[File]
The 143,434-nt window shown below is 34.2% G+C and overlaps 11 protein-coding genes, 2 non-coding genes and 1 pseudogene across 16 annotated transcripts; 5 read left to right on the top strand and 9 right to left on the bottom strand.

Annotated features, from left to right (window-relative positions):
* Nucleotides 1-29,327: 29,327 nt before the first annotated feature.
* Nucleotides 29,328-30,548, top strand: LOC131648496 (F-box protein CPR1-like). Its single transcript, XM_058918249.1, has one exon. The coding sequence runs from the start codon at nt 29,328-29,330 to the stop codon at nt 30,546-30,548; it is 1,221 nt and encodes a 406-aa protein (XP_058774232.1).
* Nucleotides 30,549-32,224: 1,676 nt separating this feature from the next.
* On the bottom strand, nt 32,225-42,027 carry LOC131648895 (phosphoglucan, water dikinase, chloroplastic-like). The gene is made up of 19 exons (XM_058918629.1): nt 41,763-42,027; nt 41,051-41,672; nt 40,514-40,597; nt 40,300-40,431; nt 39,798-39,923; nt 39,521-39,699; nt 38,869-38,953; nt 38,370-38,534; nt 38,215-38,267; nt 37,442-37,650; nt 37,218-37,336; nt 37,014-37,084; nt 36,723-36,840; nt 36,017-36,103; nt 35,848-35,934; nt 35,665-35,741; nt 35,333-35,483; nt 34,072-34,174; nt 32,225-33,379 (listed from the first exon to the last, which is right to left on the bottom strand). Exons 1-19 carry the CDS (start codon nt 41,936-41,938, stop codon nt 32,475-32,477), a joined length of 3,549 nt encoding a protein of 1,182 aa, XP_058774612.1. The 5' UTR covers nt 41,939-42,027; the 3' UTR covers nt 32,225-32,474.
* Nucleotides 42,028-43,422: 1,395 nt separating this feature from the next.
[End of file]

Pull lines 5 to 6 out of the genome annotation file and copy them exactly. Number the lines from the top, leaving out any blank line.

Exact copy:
* Nucleotides 30,549-32,224: 1,676 nt separating this feature from the next.
* On the bottom strand, nt 32,225-42,027 carry LOC131648895 (phosphoglucan, water dikinase, chloroplastic-like). The gene is made up of 19 exons (XM_058918629.1): nt 41,763-42,027; nt 41,051-41,672; nt 40,514-40,597; nt 40,300-40,431; nt 39,798-39,923; nt 39,521-39,699; nt 38,869-38,953; nt 38,370-38,534; nt 38,215-38,267; nt 37,442-37,650; nt 37,218-37,336; nt 37,014-37,084; nt 36,723-36,840; nt 36,017-36,103; nt 35,848-35,934; nt 35,665-35,741; nt 35,333-35,483; nt 34,072-34,174; nt 32,225-33,379 (listed from the first exon to the last, which is right to left on the bottom strand). Exons 1-19 carry the CDS (start codon nt 41,936-41,938, stop codon nt 32,475-32,477), a joined length of 3,549 nt encoding a protein of 1,182 aa, XP_058774612.1. The 5' UTR covers nt 41,939-42,027; the 3' UTR covers nt 32,225-32,474.